Every Sunday in churches around the world Christians gather and recite in unison the Apostles’ Creed, but, do they understand what they’re saying? Do they connect these ancient statements of faith to their daily lives? Do our beliefs translate into discernible life transformation?
I believe that in 1492 Christopher Columbus landed in the New World. I believe this is factually true. However, I don’t think there’s much to believe IN about it. One might believe that a particular political party is best at leading the nation forward. This type of belief may be more on par with the kinds of beliefs we confess when we say the creed, but these key Christian doctrines are even deeper. They shape our identity and worldview. They speak to what truly function as first things in our lives. Merely reciting a memorized set of theological prepositions, however, can devolve into empty rhetoric and simplistic devotion.
To enliven our engagement with the Apostles’ Creed I have designed a sermon series outlining the basic principles found in the Creed, and life application of these fundamental theological facts. The title of the series is “Ancient Creed – Living Faith.” I wanted to connect these ancient statements of belief with our contemporary lives in such a way as to rejuvenate and deepen our faith journey. For the sermon series I used the ecumenical version of the Apostles’ Creed, although we generally rotate between several statements of faith, including it and the traditional version.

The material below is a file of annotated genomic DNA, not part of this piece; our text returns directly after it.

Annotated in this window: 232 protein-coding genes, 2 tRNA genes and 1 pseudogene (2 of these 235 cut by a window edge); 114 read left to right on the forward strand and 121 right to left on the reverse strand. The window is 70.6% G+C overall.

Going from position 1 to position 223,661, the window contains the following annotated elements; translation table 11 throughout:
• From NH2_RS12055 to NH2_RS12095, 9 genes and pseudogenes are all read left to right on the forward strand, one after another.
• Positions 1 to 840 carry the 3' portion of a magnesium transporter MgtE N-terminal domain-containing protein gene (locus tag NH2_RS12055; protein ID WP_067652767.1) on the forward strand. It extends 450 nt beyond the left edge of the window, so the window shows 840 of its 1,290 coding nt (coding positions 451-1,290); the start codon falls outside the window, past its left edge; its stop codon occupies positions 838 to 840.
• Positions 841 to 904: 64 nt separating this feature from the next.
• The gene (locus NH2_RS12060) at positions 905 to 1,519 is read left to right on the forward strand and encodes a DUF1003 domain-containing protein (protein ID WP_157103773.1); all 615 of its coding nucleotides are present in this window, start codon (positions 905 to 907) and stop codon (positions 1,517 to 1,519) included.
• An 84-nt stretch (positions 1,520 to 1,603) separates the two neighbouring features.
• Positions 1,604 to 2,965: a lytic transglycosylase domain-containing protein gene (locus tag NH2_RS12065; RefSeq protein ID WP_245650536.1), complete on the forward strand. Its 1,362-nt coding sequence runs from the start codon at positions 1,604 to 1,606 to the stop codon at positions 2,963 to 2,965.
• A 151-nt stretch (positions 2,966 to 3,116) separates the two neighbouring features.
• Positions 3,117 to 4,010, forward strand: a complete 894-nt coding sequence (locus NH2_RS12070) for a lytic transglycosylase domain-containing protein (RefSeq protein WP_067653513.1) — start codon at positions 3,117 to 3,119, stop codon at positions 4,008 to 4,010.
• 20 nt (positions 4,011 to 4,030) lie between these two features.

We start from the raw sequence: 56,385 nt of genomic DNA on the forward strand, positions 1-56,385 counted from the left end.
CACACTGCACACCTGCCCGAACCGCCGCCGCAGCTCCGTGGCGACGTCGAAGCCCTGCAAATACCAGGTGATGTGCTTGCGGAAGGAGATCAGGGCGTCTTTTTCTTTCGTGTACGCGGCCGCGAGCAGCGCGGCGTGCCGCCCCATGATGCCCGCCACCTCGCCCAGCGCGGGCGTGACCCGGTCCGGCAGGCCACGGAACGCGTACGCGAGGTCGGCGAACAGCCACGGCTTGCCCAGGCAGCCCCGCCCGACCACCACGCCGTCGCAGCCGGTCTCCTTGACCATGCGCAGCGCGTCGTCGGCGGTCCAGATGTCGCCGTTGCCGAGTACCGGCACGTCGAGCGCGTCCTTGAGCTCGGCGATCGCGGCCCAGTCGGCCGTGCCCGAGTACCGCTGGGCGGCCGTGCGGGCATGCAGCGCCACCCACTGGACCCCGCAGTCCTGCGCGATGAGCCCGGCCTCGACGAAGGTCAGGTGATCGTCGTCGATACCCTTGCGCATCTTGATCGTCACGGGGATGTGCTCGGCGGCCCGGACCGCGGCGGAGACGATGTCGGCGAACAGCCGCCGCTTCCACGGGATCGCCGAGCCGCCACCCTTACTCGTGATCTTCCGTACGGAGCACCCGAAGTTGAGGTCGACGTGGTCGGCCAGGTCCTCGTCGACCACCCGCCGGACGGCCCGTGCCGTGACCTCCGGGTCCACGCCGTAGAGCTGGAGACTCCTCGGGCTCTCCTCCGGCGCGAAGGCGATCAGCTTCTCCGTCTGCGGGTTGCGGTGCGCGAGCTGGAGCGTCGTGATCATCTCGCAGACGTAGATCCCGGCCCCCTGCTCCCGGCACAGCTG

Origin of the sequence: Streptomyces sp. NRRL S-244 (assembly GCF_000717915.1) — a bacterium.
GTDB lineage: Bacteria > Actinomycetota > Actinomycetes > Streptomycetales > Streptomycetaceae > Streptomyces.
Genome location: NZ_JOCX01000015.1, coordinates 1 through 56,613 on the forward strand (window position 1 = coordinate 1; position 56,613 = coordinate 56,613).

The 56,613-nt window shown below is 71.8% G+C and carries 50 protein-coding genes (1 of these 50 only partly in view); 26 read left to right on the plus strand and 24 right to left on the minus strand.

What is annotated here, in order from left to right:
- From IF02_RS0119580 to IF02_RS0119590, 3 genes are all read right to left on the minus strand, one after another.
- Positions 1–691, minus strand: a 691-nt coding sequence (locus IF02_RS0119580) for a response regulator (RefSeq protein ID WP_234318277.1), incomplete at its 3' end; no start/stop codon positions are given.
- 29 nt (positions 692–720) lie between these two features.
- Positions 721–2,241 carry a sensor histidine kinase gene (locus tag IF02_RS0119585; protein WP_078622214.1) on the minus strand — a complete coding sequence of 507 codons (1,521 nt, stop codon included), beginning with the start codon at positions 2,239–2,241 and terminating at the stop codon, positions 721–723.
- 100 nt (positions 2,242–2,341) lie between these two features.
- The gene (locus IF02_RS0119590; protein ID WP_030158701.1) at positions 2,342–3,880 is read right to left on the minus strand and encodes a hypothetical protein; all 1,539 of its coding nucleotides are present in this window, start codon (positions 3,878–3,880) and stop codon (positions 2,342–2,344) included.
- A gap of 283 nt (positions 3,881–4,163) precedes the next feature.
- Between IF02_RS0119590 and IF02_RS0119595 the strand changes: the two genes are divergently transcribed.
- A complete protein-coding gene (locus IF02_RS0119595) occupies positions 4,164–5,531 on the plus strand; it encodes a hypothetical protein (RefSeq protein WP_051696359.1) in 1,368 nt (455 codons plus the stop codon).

Week 1: I Believe in the Relator God
Scriptures: Genesis 1:1; Luke 15:11-32
I believe in God, the Father Almighty, creator of heaven and earth;
We have two angles from which to view God that jump out of this opening phrase: Creator and Father. Both ways of expressing God’s personhood emphasize the relational nature of God. God creates, not because he must, but because he desires to love. He creates simply by exerting his will, revealing his all-powerful nature. We also acknowledge God as Father, the first person of the Holy Trinity. This creed exhibits a trinitarian structure. Jesus reveals the love of the Father in the wonderfully familiar story of the Prodigal Father. I refer to it as the Prodigal Father because “prodigal” implies “extravagantly wasteful,” and God extravagantly lavishes his forgiveness and love on those who are lost in order to restore them to their proper place in his family. God is a God who reaches out and calls us into relationship with himself.
Week 2: I Believe in the Messiah
Scriptures: Psalm 2; Galatians 4:4-5
I believe in Jesus Christ, his only Son, our Lord, who was conceived by the power of the Holy Spirit, born of the virgin Mary, suffered under Pontius Pilate, was crucified, died, and was buried; he descended to the dead.